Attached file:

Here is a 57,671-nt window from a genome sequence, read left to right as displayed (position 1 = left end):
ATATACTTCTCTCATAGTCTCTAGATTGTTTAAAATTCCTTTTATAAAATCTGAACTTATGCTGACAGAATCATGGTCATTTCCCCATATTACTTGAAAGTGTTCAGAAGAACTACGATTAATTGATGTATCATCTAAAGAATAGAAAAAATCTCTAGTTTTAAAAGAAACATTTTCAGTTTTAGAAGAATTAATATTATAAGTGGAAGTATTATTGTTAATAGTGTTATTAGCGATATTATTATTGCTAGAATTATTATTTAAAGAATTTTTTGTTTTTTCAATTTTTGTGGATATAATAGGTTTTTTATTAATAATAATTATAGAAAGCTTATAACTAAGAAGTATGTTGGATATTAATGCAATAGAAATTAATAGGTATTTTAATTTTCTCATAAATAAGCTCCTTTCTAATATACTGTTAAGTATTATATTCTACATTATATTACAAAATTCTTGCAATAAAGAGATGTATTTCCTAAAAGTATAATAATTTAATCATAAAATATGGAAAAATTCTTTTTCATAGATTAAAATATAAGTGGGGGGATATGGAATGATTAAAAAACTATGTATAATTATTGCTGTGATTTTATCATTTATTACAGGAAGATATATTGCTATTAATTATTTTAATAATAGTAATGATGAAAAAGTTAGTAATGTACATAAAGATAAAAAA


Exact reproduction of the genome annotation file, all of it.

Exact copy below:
Here is a 57,671-nt window from a genome sequence, read left to right as displayed (position 1 = left end):
ATATACTTCTCTCATAGTCTCTAGATTGTTTAAAATTCCTTTTATAAAATCTGAACTTATGCTGACAGAATCATGGTCATTTCCCCATATTACTTGAAAGTGTTCAGAAGAACTACGATTAATTGATGTATCATCTAAAGAATAGAAAAAATCTCTAGTTTTAAAAGAAACATTTTCAGTTTTAGAAGAATTAATATTATAAGTGGAAGTATTATTGTTAATAGTGTTATTAGCGATATTATTATTGCTAGAATTATTATTTAAAGAATTTTTTGTTTTTTCAATTTTTGTGGATATAATAGGTTTTTTATTAATAATAATTATAGAAAGCTTATAACTAAGAAGTATGTTGGATATTAATGCAATAGAAATTAATAGGTATTTTAATTTTCTCATAAATAAGCTCCTTTCTAATATACTGTTAAGTATTATATTCTACATTATATTACAAAATTCTTGCAATAAAGAGATGTATTTCCTAAAAGTATAATAATTTAATCATAAAATATGGAAAAATTCTTTTTCATAGATTAAAATATAAGTGGGGGGATATGGAATGATTAAAAAACTATGTATAATTATTGCTGTGATTTTATCATTTATTACAGGAAGATATATTGCTATTAATTATTTTAATAATAGTAATGATGAAAAAGTTAGTAATGTACATAAAGATAAAAAA